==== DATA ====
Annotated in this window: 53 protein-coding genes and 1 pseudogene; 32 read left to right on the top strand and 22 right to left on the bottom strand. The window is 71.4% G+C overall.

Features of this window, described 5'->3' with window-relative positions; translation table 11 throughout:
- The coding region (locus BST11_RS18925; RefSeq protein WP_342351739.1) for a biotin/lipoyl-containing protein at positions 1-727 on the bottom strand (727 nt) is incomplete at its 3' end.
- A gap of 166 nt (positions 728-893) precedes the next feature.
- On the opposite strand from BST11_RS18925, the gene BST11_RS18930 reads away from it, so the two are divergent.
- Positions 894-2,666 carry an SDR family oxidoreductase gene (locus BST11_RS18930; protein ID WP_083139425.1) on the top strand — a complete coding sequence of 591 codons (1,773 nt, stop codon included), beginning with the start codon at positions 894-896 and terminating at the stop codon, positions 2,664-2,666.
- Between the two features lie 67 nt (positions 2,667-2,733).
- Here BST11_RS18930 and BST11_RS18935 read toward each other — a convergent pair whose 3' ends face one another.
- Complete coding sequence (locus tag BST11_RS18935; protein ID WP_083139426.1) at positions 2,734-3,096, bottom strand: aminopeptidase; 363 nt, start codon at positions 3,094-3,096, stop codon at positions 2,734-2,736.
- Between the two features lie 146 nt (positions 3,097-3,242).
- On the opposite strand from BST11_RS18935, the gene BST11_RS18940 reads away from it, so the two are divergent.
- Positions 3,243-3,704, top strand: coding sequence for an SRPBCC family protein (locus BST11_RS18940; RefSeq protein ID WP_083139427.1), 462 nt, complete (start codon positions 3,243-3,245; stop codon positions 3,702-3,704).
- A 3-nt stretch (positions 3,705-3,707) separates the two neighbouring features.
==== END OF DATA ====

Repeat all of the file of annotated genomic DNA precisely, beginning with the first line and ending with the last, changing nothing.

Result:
Annotated in this window: 53 protein-coding genes and 1 pseudogene; 32 read left to right on the top strand and 22 right to left on the bottom strand. The window is 71.4% G+C overall.

Features of this window, described 5'->3' with window-relative positions; translation table 11 throughout:
- The coding region (locus BST11_RS18925; RefSeq protein WP_342351739.1) for a biotin/lipoyl-containing protein at positions 1-727 on the bottom strand (727 nt) is incomplete at its 3' end.
- A gap of 166 nt (positions 728-893) precedes the next feature.
- On the opposite strand from BST11_RS18925, the gene BST11_RS18930 reads away from it, so the two are divergent.
- Positions 894-2,666 carry an SDR family oxidoreductase gene (locus BST11_RS18930; protein ID WP_083139425.1) on the top strand — a complete coding sequence of 591 codons (1,773 nt, stop codon included), beginning with the start codon at positions 894-896 and terminating at the stop codon, positions 2,664-2,666.
- Between the two features lie 67 nt (positions 2,667-2,733).
- Here BST11_RS18930 and BST11_RS18935 read toward each other — a convergent pair whose 3' ends face one another.
- Complete coding sequence (locus tag BST11_RS18935; protein ID WP_083139426.1) at positions 2,734-3,096, bottom strand: aminopeptidase; 363 nt, start codon at positions 3,094-3,096, stop codon at positions 2,734-2,736.
- Between the two features lie 146 nt (positions 3,097-3,242).
- On the opposite strand from BST11_RS18935, the gene BST11_RS18940 reads away from it, so the two are divergent.
- Positions 3,243-3,704, top strand: coding sequence for an SRPBCC family protein (locus BST11_RS18940; RefSeq protein ID WP_083139427.1), 462 nt, complete (start codon positions 3,243-3,245; stop codon positions 3,702-3,704).
- A 3-nt stretch (positions 3,705-3,707) separates the two neighbouring features.